Despite the melange of edgy cinematic techniques effectively employed in Bringing Out the Dead, the film does not feature another Richardson trademark that might seem to be a natural fit for a story with hallucinatory elements: the cameraman’s frequent use of multiple imaging formats, such as black-and-white, Super 8, videotape and 16mm film. Richardson has previously employed this grab bag of imaging formats to powerful effect in films such as JFK, Natural Born Killers, Nixon and U-Turn. Scorsese explains the absence of multiple formats by stating simply, “I don’t like to use different formats in my films. Bob has done an extraordinary job with that sort of thing, but I just don’t see the world that way. I also don’t have the subject matter for that, certainly not in Bringing Out the Dead. To me, the very act of using 8mm, video, 16mm and this and that, all mixed together and thrown onscreen in superimposition and madness, is a moral statement in itself, about the state of our culture. I find that idea interesting, but it had nothing to do with what I was trying to accomplish in Bringing Out the Dead.” Scorsese reiterates that his emphasis was the drama that results from Pierce’s internal spiritual numbness.
Of course, Scorsese has his own array of stylistic signatures, including the use of a moving camera on stationary actors, but he decided to tone down those techniques because of the intensely interior nature of the story. “I didn’t want to be distracting, especially in the scenes between Nic and Patricia,” the director says. “Neither of them knows how to reach the other; Frank doesn’t even know how to talk to a woman. All he can think of to say to her is, ‘Do you want to get some pizza?’ He’s reaching out, but how can he? He’s a complete, utter spiritual wreck all the way until the end, when he finally gains some perspective and says to Mary Burke, ’We’re all dying.’ “Something happens in that moment,” Scorsese continues. “All along, he’s been trying to reach her, but due to his response to the incredible stresses of his job, he’s cut off from people, particularly women. He has a great need for forgiveness, but first he must forgive himself. When you’re dealing with that sort of material, you don’t want to move the camera; you leave it alone, especially if you’re filming in anamorphic widescreen.”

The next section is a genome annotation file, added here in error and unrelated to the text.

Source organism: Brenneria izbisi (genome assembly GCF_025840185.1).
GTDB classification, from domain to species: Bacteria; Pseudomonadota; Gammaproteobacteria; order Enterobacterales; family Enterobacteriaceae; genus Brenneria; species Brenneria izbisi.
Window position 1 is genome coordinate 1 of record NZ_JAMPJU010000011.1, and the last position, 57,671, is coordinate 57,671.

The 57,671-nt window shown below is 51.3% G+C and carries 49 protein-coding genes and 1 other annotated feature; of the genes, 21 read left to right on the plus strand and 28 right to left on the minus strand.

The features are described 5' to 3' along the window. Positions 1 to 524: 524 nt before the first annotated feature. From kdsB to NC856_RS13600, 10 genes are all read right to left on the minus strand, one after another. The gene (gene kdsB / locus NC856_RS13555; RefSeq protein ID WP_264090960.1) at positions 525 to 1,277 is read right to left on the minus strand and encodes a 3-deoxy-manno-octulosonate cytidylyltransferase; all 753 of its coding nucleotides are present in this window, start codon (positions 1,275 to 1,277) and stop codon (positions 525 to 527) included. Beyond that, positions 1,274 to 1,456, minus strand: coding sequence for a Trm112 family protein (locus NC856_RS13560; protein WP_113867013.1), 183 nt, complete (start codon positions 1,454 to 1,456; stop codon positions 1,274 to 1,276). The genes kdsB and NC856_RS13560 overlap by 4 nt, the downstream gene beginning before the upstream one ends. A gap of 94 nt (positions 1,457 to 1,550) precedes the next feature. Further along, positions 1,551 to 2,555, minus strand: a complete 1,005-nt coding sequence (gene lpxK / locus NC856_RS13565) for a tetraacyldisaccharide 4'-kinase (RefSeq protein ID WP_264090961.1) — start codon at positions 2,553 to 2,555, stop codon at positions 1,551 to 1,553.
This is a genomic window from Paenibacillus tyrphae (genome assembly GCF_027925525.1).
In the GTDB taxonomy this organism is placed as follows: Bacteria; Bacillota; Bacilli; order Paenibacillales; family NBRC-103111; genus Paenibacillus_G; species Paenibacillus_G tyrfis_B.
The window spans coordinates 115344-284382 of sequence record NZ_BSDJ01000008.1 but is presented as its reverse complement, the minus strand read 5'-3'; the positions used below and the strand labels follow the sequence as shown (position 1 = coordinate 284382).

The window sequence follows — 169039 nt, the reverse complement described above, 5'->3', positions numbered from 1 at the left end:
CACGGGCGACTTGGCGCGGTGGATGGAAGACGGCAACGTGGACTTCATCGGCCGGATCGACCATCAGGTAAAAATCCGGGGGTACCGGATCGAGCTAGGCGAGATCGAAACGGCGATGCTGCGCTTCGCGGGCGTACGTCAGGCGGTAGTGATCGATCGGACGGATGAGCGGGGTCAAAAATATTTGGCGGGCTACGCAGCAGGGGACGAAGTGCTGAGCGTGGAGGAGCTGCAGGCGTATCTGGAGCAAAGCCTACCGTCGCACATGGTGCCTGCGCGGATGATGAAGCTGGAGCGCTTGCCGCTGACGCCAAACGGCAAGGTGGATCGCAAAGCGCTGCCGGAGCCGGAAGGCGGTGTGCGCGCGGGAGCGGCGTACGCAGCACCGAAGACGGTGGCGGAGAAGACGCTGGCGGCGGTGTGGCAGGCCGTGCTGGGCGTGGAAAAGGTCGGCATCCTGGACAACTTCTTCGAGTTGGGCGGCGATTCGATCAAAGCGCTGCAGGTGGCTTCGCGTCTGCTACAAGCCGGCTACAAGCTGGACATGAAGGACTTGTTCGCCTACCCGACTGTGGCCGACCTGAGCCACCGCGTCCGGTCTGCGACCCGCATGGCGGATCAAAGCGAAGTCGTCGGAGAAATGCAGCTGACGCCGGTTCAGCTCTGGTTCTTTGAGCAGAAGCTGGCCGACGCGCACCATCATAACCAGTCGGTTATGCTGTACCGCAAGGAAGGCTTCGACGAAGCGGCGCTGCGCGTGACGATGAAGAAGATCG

Scorsese’s fondness for wide optics is highlighted in the aforementioned scene in which Pierce and his partner try to save the life of Mary Burke’s father. Wide shots taken low to the floor reveal the overall tableau of the ailing man, the medics, Mary and the other members of her family. These shots are dramatically cut against tight singles of Pierce performing his duties with great intensity. The wider shots were framed with a 35mm lens and the tighter shots with a 100mm; cutting between them visually emphasizes Pierce’s intense dedication by suggesting how completely he blocks out surrounding distractions. Assessing this scene, Scorsese submits, “These guys come into a situation where the relatives are battling and everyone is going through hell. But watch what Nic and John [Goodman] do. They go in like soldiers, which is the only way to handle the situation. They say, ’Okay, how long ago did he stop breathing?’ Then it’s bang get him on the floor and rip open his shirt. They’ve got to get their routine going, and to concentrate, they cut out everything around them. As a filmmaker, I felt I should go right into their world.”
Scorsese has always incorporated spectacular crane moves into his work, and Bringing Out the Dead is no exception. In one breathtaking shot, Cage’s ambulance speeds to the site of a drug-related double shooting. As the ambulance approaches the crime scene, the camera rides along, peering down from above the ambulance’s cab. When the ambulance stops, the camera continues moving, dropping dramatically to the ground to reveal the prostrate victim. Richardson reveals that this shot, which was executed with a Pegasus crane, was originally longer than the version that appears in the final cut. The camera’s perspective actually started out low, 40 feet behind the ambulance. Timing the long crane move, which then rose atop the ambulance and wound up on the actor lying on the sidewalk, proved to be one of the trickier aspects of the shot.